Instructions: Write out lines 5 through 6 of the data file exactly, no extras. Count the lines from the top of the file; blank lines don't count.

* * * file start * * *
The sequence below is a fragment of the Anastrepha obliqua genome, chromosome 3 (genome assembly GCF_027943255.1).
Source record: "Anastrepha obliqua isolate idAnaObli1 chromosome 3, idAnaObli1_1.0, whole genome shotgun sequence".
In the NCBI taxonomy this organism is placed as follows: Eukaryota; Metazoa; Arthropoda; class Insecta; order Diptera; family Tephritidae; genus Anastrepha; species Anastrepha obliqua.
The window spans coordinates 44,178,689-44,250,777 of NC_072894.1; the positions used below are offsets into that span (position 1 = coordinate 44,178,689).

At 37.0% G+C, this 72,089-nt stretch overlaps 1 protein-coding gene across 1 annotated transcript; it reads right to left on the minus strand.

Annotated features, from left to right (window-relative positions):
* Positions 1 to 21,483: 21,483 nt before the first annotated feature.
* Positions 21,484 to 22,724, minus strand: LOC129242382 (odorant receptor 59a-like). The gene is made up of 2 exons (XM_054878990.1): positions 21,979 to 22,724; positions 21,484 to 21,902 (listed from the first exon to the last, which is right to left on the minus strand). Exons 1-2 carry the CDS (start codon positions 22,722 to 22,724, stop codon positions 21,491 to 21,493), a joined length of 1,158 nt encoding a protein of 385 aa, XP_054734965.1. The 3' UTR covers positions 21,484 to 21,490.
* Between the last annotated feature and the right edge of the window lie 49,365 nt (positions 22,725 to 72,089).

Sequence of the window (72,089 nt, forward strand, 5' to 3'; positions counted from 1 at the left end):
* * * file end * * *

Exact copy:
At 37.0% G+C, this 72,089-nt stretch overlaps 1 protein-coding gene across 1 annotated transcript; it reads right to left on the minus strand.

Annotated features, from left to right (window-relative positions):